One of GAVI’s strengths, as I see it, is that GAVI builds and supports local ownership and participation. A traditional leader in rural Ghana told us through his linguist, the original version of our own Number 10 spokesperson, why he had called together the village community to get vaccinated. Ghanaian health professionals had proudly outlined the “cold chain”, the logistical triumph that will ensure that children in the remotest parts of Ghana will still get access to the vaccine in good time and at maximum effectiveness. The Health Minister rightly outlined the Ghanaian taxpayers’ contribution to the funding of the whole process supported by GAVI. This is best practice in international development. Britain’s contribution ensures that somewhere in the world every 2 seconds a child is being vaccinated and a life is saved every 2 minutes from diseases that no child in the UK ever dies. On my way back from the medical field unit so similar to the one my mum took me all those years ago now, I saw a “Tro-Tro”, Ghana’s ubiquitous minivan taxi system. They are famed for the proverbs emblazoned on them with great colour and decorative flourish. This one simply said, “Prevention is better than cure". 

Paul Boateng is a former chief secretary to the Treasury, ex-High Commissioner in South Africa and a Labour peer

Paul Boateng, a former British high commissioner to South Africa, MP, cabinet minister and civil rights lawyer, is a member of the House of Lords and a trustee of the Planet Earth Institute

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How Theresa May laid a trap for herself on the immigration target

When Home Secretary, she insisted on keeping foreign students in the figures – causing a headache for herself today.

When Home Secretary, Theresa May insisted that foreign students should continue to be counted in the overall immigration figures. Some cabinet colleagues, including then Business Secretary Vince Cable and Chancellor George Osborne wanted to reverse this. It was economically illiterate. Current ministers, like the Foreign Secretary Boris Johnson, Chancellor Philip Hammond and Home Secretary Amber Rudd, also want foreign students exempted from the total.

David Cameron’s government aimed to cut immigration figures – including overseas students in that aim meant trying to limit one of the UK’s crucial financial resources. They are worth £25bn to the UK economy, and their fees make up 14 per cent of total university income. And the impact is not just financial – welcoming foreign students is diplomatically and culturally key to Britain’s reputation and its relationship with the rest of the world too. Even more important now Brexit is on its way.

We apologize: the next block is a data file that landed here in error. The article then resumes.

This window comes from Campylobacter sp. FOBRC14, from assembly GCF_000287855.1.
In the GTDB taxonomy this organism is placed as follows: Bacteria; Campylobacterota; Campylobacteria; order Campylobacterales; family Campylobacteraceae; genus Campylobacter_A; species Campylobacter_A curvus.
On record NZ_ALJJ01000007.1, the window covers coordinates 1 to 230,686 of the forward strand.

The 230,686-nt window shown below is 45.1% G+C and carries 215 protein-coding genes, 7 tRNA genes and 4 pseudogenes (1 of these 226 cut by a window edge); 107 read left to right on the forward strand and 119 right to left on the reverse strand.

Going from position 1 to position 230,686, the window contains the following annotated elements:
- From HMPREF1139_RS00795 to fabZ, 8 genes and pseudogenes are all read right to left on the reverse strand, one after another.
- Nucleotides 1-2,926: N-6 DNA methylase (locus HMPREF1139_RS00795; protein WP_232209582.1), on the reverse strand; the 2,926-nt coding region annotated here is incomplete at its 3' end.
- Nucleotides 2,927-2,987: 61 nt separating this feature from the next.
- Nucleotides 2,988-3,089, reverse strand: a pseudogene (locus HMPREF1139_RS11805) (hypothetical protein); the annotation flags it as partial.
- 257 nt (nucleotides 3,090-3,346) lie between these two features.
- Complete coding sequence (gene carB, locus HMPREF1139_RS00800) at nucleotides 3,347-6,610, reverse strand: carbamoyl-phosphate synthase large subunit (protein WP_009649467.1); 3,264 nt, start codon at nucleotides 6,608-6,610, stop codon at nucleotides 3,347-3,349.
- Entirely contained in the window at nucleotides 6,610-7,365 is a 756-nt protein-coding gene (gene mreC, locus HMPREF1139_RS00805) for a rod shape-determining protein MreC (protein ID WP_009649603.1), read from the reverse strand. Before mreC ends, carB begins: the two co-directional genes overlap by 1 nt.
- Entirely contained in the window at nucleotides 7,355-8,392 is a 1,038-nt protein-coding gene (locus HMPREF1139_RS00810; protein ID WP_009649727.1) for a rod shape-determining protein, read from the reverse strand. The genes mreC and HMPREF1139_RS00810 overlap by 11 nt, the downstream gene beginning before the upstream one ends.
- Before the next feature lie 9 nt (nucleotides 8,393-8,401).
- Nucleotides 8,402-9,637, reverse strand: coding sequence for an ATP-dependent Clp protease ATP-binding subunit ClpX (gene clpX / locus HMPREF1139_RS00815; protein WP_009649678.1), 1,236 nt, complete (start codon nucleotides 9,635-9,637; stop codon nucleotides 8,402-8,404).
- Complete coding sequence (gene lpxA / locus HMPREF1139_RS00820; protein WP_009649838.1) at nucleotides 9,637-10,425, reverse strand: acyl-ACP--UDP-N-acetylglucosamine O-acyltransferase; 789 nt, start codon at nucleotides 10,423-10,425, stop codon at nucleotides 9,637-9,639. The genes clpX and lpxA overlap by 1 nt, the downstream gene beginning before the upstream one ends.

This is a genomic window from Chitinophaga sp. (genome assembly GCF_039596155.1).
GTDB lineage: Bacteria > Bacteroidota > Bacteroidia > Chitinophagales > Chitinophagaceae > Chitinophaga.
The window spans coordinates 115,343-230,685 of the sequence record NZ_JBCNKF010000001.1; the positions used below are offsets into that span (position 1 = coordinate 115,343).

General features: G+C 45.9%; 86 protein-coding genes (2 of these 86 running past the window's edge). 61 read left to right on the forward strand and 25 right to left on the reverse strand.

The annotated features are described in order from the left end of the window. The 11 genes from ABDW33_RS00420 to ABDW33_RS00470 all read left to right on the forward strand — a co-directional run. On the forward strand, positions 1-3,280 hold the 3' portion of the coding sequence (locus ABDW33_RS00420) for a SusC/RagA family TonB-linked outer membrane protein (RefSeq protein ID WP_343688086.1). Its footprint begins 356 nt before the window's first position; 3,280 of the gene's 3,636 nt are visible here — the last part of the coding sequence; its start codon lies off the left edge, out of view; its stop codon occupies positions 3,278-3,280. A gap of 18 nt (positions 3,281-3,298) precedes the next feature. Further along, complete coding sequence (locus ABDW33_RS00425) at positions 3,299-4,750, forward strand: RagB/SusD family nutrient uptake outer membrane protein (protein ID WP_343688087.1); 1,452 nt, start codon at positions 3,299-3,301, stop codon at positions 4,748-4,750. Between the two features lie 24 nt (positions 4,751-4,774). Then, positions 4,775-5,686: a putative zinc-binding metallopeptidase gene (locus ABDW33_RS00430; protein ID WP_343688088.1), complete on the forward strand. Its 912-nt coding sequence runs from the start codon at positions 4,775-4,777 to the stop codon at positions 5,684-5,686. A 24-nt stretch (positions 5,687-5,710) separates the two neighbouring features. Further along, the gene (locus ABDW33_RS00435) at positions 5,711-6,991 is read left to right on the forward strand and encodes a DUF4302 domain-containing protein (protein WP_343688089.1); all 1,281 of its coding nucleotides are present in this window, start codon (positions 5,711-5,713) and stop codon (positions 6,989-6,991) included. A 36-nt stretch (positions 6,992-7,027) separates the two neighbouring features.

But they stayed in the figures – a situation that, along with counterproductive visa restrictions also introduced by May’s old department, put a lot of foreign students off studying here. For example, there has been a 44 per cent decrease in the number of Indian students coming to Britain to study in the last five years.

Now May’s stubbornness on the migration figures appears to have caught up with her. The Times has revealed that the Prime Minister is ready to “soften her longstanding opposition to taking foreign students out of immigration totals”. It reports that she will offer to change the way the numbers are calculated.

Why the u-turn? No 10 says the concession is to ensure the Higher and Research Bill, key university legislation, can pass due to a Lords amendment urging the government not to count students as “long-term migrants” for “public policy purposes”.

But it will also be a factor in May’s manifesto pledge (and continuation of Cameron’s promise) to cut immigration to the “tens of thousands”. Until today, ministers had been unclear about whether this would be in the manifesto.

Now her u-turn on student figures is being seized upon by opposition parties as “massaging” the migration figures to meet her target. An accusation for which May only has herself, and her steadfast politicising of immigration, to blame.

Anoosh Chakelian is senior writer at the New Statesman.